does cbd work as an appetite suppressant

Having trouble staying away from the refrigerator?  Eating too much – as well as eating the wrong foods that add on the pounds – seems to be a chronic problem among Americans.  In some of its latest statistics, the Centers for Disease Control and Prevention (CDC) reports that in 2017-2018, the age adjusted prevalence in adults was 42.4 percent; and there are no significant differences between men and women among all adults or by age group. [1]

There are any number of appetite suppressants on the market, some are over the counter; others require a prescription. All of these supplements work by reducing your appetite, and in turn reducing food consumption to help you lose weight. Now adding to the plethora of appetite suppressants is a natural ingredient that may help curb your appetite. It’s cannabidiol or CBD.

CBD is one of the over 60 cannabinoids or naturally-occurring chemicals found in industrial hemp and marijuana. Cannabinoids interact with the body’s endocannabinoid system (ECS), which is made up of endocannabinoids or neurotransmitters that send chemical messages between neurons, the cells that transmit nerve impulses.  

The ECS stimulates and controls many of the body’s functions, such as sleep, memory, appetite and immune response. The ECS acts to restore homeostasis or balance whenever something happens with those body functions. The ECS has CB1 and CB2 cannabinoid receptors in the brain and central nervous system.  When CBD interacts with these receptors, it can help the body achieve homeostasis.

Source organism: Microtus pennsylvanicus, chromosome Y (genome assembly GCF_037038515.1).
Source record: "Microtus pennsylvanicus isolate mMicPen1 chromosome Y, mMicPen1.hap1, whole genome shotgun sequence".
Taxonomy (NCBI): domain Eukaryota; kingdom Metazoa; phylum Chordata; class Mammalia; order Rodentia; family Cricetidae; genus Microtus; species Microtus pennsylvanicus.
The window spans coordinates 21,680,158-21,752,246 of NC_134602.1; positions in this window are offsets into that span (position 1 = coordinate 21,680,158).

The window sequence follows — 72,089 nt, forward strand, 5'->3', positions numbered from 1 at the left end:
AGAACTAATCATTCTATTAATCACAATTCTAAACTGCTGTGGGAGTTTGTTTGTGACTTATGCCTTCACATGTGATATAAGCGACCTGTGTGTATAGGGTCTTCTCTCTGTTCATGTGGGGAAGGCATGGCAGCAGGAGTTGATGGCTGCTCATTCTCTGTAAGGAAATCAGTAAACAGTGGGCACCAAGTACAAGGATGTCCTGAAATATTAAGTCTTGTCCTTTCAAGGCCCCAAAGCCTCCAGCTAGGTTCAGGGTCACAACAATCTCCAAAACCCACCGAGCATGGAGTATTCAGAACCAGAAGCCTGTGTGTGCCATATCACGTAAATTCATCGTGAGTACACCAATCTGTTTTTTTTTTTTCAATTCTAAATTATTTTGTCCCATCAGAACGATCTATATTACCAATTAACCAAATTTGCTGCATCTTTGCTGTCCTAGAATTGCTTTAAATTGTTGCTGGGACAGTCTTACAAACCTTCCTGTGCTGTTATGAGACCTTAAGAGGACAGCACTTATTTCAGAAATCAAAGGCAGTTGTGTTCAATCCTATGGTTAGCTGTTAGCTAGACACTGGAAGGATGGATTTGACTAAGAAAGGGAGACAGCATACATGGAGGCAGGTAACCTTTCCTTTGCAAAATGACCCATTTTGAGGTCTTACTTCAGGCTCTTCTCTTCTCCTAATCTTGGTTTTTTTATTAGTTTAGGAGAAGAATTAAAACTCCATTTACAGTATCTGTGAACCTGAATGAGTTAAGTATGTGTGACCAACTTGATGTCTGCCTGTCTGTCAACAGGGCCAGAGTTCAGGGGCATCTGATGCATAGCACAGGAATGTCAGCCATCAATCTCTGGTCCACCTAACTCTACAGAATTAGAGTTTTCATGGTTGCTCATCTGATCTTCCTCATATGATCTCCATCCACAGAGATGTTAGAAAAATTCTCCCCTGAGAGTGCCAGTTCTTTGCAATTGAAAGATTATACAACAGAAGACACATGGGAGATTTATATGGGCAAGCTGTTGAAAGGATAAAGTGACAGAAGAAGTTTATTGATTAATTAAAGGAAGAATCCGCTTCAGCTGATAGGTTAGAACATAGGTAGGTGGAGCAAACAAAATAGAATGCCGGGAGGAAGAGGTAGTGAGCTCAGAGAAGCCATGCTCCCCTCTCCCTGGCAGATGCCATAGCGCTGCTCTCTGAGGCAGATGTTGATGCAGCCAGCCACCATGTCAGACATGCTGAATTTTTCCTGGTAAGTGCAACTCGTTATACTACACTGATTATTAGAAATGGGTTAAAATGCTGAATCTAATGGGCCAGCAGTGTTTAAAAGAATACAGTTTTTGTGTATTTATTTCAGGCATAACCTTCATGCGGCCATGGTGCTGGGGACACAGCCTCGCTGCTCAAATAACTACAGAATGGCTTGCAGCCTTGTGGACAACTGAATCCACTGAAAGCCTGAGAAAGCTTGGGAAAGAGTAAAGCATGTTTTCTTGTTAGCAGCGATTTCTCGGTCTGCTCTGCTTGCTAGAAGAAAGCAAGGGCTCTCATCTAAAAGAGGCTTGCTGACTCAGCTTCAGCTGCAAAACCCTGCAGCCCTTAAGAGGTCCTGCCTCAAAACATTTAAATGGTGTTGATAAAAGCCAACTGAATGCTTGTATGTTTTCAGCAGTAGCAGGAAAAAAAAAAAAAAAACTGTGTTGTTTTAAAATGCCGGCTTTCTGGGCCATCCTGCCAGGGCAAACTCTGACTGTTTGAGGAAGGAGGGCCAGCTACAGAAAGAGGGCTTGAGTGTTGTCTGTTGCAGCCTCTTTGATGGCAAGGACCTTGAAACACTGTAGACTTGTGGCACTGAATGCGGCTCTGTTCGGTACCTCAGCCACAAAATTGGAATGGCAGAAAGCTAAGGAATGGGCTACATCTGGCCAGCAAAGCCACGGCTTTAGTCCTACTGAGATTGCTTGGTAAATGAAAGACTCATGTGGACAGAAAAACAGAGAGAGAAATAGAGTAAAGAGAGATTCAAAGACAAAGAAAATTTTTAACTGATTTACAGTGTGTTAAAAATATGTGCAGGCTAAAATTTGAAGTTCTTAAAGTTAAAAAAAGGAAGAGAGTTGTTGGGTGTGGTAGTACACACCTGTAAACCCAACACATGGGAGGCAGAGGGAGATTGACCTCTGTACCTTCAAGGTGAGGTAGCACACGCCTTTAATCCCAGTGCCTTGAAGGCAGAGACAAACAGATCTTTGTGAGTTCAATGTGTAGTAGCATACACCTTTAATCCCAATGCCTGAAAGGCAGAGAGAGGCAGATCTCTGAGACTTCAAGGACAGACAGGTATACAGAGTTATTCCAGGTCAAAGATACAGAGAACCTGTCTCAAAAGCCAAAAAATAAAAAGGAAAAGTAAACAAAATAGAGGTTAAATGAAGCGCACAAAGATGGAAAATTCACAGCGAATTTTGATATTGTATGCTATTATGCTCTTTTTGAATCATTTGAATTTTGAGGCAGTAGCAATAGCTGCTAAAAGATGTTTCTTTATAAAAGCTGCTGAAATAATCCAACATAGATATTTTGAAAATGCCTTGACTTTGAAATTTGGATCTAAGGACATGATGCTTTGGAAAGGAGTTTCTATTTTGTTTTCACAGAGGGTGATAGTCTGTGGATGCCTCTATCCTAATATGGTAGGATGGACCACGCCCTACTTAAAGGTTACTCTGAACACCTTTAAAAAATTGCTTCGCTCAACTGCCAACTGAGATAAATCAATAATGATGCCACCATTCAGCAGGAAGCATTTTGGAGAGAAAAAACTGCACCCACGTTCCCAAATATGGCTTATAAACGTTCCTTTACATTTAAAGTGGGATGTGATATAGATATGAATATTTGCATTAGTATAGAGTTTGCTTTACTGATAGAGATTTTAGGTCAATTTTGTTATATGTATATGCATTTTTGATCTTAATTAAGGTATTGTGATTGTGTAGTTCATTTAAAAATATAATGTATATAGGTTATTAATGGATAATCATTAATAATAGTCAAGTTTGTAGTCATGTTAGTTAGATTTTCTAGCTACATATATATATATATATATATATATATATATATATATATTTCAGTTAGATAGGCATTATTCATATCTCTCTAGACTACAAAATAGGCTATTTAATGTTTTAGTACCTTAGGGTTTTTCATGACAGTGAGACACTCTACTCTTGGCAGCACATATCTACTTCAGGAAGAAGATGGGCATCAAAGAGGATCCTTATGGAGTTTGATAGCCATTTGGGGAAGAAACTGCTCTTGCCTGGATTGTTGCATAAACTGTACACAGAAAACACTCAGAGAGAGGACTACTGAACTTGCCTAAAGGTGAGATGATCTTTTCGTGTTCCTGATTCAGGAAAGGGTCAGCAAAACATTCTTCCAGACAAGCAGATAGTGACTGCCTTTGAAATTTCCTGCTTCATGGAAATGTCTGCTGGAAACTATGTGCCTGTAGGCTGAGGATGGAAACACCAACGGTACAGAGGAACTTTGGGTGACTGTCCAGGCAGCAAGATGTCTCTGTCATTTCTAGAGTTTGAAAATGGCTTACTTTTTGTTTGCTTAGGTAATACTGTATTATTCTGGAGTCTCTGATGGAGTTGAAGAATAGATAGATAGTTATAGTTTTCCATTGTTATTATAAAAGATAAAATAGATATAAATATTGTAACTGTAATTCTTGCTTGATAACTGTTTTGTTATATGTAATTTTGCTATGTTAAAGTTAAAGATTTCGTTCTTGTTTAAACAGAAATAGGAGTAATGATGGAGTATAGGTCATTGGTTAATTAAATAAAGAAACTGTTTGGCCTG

Research on CBD Suppressing Appetite

One study conducted in 2018 suggests that CBD may be able to help someone reduce their appetite. Cannabinoid receptors (CB) regulate thermogenesis, food intake and inflammation. CB1 inhibition helps to reduce body weight and food intake. Stimulation of CB2 receptors limits inflammation and promotes anti-obesity effects by reducing food intake and weight gain.[2] Another study[3] conducted in 2012, found that CBD reduced food intake in animal models, however, no direct studies show that it reduces appetite in humans.[4]

CBD Renews Energy 

When our body’s energy stores are out of balance, our brain tells us that we need more food and that induces hunger. But by taking CBD and restoring “balance,” there is the potential is to consume fewer calories, which could lead to weight loss. [5]

Reduces Stress

CBD also reduces stress, which is another reason why we may overeat. We may seek comfort in food when we are stressed.  According to a study conducted by the Brightfield Group, a consumer insights and intelligence firm for CBD and Cannabis Industries, anxiety is the number one reason consumers take CBD. Animal studies have found that CBD can reduce the effects of depression and anxiety. A 2014 review of animal studies found CBD exhibited anti-anxiety and antidepressant effects in animal models discussed.[6]

Aids Sleep

Sleep deprivation throws off the signals to your brain that you have had enough to eat. This can upset the hormonal balance that controls your appetite and metabolism so that you may overeat even when you’ve had enough food. Some research on CBD and sleep indicates that CBD may interact with specific receptors in the endocannabinoid system to potentially affect the sleep/wake cycle.[7]